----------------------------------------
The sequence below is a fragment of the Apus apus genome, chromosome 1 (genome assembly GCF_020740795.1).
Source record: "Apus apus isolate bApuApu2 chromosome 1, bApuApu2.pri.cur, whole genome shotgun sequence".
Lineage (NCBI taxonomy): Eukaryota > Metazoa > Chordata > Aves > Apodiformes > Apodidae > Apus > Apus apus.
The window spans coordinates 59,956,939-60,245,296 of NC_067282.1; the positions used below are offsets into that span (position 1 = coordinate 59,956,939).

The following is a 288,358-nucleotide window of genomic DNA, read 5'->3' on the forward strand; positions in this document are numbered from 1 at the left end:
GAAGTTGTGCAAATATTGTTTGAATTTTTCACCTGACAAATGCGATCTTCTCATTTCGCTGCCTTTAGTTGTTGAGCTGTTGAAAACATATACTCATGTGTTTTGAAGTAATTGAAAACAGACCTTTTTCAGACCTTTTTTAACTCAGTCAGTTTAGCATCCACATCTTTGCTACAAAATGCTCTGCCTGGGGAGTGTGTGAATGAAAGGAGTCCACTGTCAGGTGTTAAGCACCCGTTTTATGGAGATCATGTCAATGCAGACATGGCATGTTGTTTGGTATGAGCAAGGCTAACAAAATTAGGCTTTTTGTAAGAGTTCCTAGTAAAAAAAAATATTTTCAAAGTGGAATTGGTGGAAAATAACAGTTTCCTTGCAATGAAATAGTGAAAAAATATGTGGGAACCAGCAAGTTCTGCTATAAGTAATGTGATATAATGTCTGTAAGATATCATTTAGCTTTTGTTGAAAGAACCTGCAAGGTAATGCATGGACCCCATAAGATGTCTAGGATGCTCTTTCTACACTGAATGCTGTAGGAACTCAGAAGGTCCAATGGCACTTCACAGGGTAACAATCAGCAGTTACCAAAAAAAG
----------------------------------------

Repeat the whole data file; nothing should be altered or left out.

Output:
The sequence below is a fragment of the Apus apus genome, chromosome 1 (genome assembly GCF_020740795.1).
Source record: "Apus apus isolate bApuApu2 chromosome 1, bApuApu2.pri.cur, whole genome shotgun sequence".
Lineage (NCBI taxonomy): Eukaryota > Metazoa > Chordata > Aves > Apodiformes > Apodidae > Apus > Apus apus.
The window spans coordinates 59,956,939-60,245,296 of NC_067282.1; the positions used below are offsets into that span (position 1 = coordinate 59,956,939).

The following is a 288,358-nucleotide window of genomic DNA, read 5'->3' on the forward strand; positions in this document are numbered from 1 at the left end:
GAAGTTGTGCAAATATTGTTTGAATTTTTCACCTGACAAATGCGATCTTCTCATTTCGCTGCCTTTAGTTGTTGAGCTGTTGAAAACATATACTCATGTGTTTTGAAGTAATTGAAAACAGACCTTTTTCAGACCTTTTTTAACTCAGTCAGTTTAGCATCCACATCTTTGCTACAAAATGCTCTGCCTGGGGAGTGTGTGAATGAAAGGAGTCCACTGTCAGGTGTTAAGCACCCGTTTTATGGAGATCATGTCAATGCAGACATGGCATGTTGTTTGGTATGAGCAAGGCTAACAAAATTAGGCTTTTTGTAAGAGTTCCTAGTAAAAAAAAATATTTTCAAAGTGGAATTGGTGGAAAATAACAGTTTCCTTGCAATGAAATAGTGAAAAAATATGTGGGAACCAGCAAGTTCTGCTATAAGTAATGTGATATAATGTCTGTAAGATATCATTTAGCTTTTGTTGAAAGAACCTGCAAGGTAATGCATGGACCCCATAAGATGTCTAGGATGCTCTTTCTACACTGAATGCTGTAGGAACTCAGAAGGTCCAATGGCACTTCACAGGGTAACAATCAGCAGTTACCAAAAAAAG